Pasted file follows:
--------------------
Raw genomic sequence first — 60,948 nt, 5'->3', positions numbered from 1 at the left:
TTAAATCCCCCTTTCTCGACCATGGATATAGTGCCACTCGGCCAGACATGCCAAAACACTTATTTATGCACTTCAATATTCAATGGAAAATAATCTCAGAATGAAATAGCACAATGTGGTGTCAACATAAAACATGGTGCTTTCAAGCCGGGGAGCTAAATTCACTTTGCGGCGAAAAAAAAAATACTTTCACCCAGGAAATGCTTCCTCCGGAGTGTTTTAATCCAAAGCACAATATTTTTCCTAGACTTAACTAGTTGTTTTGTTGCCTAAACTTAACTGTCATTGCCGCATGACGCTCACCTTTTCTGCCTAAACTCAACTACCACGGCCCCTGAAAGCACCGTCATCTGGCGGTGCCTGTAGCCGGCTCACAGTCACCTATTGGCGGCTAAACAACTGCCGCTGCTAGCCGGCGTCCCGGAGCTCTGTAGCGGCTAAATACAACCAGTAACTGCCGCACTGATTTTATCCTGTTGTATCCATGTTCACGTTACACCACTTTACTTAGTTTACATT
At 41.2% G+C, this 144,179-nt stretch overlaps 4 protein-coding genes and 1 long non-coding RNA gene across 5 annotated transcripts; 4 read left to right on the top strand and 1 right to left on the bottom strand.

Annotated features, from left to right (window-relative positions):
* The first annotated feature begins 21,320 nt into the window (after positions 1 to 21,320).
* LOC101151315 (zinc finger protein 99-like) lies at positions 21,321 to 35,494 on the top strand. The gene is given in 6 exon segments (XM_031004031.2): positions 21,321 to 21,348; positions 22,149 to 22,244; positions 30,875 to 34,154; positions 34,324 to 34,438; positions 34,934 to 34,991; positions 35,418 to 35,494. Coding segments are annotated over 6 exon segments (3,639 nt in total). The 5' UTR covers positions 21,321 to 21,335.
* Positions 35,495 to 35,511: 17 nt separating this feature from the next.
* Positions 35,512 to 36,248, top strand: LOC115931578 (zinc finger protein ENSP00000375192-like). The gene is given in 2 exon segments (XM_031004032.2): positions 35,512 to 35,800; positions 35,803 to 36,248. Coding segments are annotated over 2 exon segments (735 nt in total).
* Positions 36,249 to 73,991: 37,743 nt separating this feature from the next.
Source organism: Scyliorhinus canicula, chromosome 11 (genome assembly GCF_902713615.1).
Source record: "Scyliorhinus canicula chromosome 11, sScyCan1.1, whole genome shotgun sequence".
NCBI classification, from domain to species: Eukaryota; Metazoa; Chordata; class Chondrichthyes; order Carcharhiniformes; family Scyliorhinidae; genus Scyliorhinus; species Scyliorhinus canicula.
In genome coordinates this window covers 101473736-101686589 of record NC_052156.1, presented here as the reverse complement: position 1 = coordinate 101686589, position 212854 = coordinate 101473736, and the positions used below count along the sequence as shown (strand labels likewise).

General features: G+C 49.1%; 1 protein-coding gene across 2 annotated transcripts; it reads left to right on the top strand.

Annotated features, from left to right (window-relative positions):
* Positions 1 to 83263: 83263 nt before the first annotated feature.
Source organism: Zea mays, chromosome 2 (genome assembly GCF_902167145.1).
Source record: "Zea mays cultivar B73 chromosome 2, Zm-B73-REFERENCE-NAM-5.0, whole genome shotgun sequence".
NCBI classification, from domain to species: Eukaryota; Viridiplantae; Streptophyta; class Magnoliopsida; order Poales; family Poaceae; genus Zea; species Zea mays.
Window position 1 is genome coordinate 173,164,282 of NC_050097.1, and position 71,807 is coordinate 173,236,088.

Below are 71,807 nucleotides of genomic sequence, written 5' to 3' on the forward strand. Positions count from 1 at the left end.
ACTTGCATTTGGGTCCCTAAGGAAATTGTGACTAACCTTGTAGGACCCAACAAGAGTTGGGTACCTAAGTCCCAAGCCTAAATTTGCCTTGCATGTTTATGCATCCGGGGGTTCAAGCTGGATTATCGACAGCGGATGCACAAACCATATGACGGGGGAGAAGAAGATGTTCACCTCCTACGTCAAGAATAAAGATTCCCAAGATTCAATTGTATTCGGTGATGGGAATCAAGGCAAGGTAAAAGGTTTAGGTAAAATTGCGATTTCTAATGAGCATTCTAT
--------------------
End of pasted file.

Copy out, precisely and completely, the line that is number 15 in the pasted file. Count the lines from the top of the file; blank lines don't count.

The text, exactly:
Annotated features, from left to right (window-relative positions):